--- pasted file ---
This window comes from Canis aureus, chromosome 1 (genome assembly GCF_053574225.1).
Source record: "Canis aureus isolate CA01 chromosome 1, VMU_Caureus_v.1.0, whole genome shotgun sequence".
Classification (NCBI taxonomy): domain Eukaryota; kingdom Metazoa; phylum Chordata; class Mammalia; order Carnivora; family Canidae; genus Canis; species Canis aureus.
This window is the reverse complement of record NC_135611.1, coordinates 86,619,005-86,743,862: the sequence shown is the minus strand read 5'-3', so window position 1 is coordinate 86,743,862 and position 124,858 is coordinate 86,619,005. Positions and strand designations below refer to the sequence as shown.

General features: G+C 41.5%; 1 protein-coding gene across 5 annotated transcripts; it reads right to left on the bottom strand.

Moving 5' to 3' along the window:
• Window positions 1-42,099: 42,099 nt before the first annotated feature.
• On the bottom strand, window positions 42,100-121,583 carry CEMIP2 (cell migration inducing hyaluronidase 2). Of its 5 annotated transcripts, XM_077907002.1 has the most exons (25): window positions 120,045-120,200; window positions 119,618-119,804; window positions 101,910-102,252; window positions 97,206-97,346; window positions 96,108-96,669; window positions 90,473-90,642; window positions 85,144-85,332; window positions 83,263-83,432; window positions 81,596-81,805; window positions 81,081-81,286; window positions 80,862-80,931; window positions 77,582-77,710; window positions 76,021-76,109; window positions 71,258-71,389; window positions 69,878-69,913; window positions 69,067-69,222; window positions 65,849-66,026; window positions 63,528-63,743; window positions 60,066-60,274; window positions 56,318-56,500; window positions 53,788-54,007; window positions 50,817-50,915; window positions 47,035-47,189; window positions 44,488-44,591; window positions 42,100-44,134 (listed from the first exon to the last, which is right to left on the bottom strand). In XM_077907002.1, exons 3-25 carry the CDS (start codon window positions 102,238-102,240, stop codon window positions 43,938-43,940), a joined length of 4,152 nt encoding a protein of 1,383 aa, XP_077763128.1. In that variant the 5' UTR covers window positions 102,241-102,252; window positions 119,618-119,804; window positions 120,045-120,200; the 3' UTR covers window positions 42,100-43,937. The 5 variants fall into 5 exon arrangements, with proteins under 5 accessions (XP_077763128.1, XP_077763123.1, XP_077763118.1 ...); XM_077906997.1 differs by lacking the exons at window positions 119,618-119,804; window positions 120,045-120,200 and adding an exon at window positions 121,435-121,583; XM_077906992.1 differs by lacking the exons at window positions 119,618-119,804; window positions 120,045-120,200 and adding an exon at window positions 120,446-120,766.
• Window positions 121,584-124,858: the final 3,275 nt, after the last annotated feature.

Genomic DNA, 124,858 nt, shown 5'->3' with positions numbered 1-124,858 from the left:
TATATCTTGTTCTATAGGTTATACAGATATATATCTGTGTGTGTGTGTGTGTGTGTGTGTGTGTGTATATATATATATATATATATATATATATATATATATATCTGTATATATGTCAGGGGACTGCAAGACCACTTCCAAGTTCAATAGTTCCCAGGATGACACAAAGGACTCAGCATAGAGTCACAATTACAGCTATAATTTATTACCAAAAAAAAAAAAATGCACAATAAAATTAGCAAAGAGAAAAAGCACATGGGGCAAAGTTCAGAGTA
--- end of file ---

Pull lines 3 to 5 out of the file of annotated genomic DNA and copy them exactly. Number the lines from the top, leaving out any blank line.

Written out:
Classification (NCBI taxonomy): domain Eukaryota; kingdom Metazoa; phylum Chordata; class Mammalia; order Carnivora; family Canidae; genus Canis; species Canis aureus.
This window is the reverse complement of record NC_135611.1, coordinates 86,619,005-86,743,862: the sequence shown is the minus strand read 5'-3', so window position 1 is coordinate 86,743,862 and position 124,858 is coordinate 86,619,005. Positions and strand designations below refer to the sequence as shown.

General features: G+C 41.5%; 1 protein-coding gene across 5 annotated transcripts; it reads right to left on the bottom strand.